Pensacola, Florida
Thursday October 18th 2018


The Bey-B Shower

By Jennifer Leigh

When Beyoncé announced she was pregnant with twins earlier this year, the internet collectively freaked out.

The Pensacola-based Black Women Empower Collective saw the news as an opportunity to take that excitement and celebrate pregnant women—whether or not they had a cabinet full of Grammys.

Haley Morrissette, co-founder of the Black Women Empower Collective and Activities and Program Coordinator, said she wanted to celebrate Beyoncé’s announcement by giving back and “incorporating sisterhood.” So the group set out to start planning a “Bey-B Shower”—a community baby shower for expectant women with black or brown babies.

As Morrissette pointed out, “Beyoncé has enough stuff,” but some pregnant women lack basic needs and access to care, which is why the Bey-B Shower is not only doling out gifts but will provide information and resources regarding everything from birthing to cloth diapers to postpartum depression.

“Black children don’t always get the start that they need,” Morrissette said. “We want to help bridge that gap.”

Black babies at risk
Healthy Start Program Manager, Janet Thompson, said Escambia County’s infant mortality rates for black babies “speaks volumes” about the risks they face.

The infant mortality rate is an indicator showing the mortality rate in deaths per 1,000 live births for infants within their first year of life.

“According to the most current data, Escambia County, Florida’s total infant mortality rate was 7.7 in 2015,” Thompson said in an email. “That rate among white live births was much lower, at 3.3 infant deaths per 1000 live births. However, the black rate was 15 infant deaths per 1,000 live births, more than 4.5 times greater than the white rate.”

In a story published in March in Northwest Florida Daily News, Okaloosa County’s Department of Health Director Dr. Karen Chapman explains that a hormone called “cortisol” is being studied as a possible culprit.

Cortisol is often referred to as a “stress hormone.” It can curb functions, altering the immune system responses and suppresses the digestive system, the reproductive system and growth processes.

Chapman said that pregnant women who are victims of negativity could be releasing cortisol and reducing blood flow.

“A black woman walks into a room and she’s judged differently, there’s a different perception,” she told the Daily News. “It’s a constant stressor, to have people afraid of you, to be judged because of the color of your skin, and there’s growing evidence the chronic stress of being treated differently as a black woman has an impact on prematurity and low birth rate.”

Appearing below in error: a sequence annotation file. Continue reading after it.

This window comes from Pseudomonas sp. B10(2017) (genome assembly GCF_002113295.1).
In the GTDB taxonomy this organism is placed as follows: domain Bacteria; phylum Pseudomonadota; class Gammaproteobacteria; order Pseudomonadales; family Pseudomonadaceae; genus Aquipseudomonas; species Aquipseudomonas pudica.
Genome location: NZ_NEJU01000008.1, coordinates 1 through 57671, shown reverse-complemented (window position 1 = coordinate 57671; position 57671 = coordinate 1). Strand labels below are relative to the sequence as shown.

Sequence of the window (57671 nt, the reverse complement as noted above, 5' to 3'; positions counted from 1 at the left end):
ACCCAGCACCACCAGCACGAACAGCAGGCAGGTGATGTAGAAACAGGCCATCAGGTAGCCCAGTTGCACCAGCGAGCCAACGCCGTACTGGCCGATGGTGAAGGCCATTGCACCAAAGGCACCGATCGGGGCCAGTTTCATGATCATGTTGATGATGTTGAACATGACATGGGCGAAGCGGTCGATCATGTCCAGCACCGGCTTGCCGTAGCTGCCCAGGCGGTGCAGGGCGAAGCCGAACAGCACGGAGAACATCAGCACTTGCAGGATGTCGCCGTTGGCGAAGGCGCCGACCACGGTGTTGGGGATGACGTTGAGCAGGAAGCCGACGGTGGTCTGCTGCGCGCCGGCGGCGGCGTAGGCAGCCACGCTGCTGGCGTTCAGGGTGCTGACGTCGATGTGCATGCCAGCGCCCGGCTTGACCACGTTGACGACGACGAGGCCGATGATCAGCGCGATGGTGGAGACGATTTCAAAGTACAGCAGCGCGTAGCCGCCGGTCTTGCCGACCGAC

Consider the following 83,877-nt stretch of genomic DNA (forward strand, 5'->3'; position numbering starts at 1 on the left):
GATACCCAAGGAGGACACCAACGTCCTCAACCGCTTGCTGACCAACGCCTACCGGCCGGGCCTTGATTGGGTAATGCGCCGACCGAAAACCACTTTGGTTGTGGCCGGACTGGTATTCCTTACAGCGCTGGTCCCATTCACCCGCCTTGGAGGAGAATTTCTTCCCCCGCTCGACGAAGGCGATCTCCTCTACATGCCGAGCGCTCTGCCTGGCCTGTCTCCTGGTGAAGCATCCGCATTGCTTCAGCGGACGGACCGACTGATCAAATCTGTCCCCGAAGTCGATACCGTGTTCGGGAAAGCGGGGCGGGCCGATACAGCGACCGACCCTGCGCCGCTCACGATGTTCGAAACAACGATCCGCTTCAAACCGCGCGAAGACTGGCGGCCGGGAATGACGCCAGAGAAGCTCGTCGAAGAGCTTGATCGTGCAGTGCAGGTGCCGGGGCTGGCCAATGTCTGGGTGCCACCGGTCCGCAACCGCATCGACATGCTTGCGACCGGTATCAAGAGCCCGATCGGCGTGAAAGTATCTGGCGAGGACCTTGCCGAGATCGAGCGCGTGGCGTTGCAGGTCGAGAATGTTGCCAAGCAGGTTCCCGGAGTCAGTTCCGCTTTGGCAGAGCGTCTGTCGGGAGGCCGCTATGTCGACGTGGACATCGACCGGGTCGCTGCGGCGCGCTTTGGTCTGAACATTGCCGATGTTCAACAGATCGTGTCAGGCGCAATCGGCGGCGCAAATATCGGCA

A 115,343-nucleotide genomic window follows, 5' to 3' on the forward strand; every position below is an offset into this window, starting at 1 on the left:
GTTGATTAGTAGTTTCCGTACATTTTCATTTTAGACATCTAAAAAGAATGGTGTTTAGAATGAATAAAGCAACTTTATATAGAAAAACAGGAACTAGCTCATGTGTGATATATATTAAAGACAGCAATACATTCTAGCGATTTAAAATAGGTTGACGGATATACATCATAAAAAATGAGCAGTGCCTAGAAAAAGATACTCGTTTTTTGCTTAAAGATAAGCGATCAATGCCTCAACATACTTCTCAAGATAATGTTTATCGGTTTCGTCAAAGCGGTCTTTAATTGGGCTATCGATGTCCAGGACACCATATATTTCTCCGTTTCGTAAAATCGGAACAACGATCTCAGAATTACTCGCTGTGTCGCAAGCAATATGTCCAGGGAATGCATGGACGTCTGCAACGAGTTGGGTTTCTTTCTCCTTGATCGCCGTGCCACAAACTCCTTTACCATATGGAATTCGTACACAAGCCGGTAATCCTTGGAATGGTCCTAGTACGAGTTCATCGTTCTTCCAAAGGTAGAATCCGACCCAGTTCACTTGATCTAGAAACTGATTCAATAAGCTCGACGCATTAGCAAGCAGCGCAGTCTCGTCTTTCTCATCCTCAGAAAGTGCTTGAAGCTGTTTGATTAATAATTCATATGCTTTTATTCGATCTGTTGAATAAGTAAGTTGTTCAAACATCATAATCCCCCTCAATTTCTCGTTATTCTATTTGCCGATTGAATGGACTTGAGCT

After birth, black women and children face more issues.

According to the PEW Research Center, the number of American children living in poverty has declined since 2010, but the poverty rate has changed little for black children.

While poverty rates declined for Hispanic, white and Asian children, it has stayed steady for black children at 38 percent.

Not having access to basic needs can certainly have a negative impact on pregnant women and their children, Thompson said.

“It can be very stressful for clients who are unable to meet their basic needs,” she added.

‘They deserve the world’
Bey-B showers have been popping up all over the country. The Black Women Empower Collective has already hosted one event in Tallahassee in March and will host another shower in Tampa next month.

While the mothers being celebrated at the showers may face a lot of issues, Morrissette said she wants the shower to be a fun event for the attendees. And hints of the shower’s muse will be sprinkled throughout.

“I am extremely Beyhive,” Morrissette said with a laugh. “We’ll have a lemonade bar and flower wall to take portraits. It’s going to be a blast.”

Morrissette said she credits Beyoncé’s most recent album “Lemonade” for “bringing feminism to the table” and more specifically womanism, a term coined by author Alice Walker who wrote “womanist is to feminist as purple is to lavender.”

“It turned on a black girl magic switch for me,” she said of the album.

Morrissette said she doesn’t want to stop supporting these women after the shower.

While groups such as LEAPS exist, they are usually a space for white women, Morrissette said, which is why she’s working on a group called LEAPS II for black and brown women in postpartum to discuss issues that are specific to them.

“Mothers of black and brown children have a different set of issues,” she said. “We’d like to have a more diverse group.”

While the event is primarily for black or brown babies, Morrissette said the event and future events are also for white women expecting babies of color, pointing out that they should be a part of the conversation.

As a mother of two, Morrissette said she understands first-hand how important it is to feel supported. This event is a perfect example of the Black Women Empower Collective’s mission to nurture social and cultural enrichment for the betterment of black women.

“This event was my baby,” she said. “We pour so much into our children… I think these women deserve the world. It can be really scary. I want them to know they are loved and they have support.”

WHEN: 2-5 p.m. Saturday, June 17
WHERE: WorkBase Entrepreneurial Center, 7203 Pine Forest Rd.

For more information about Healthy Start and the services they provide, visit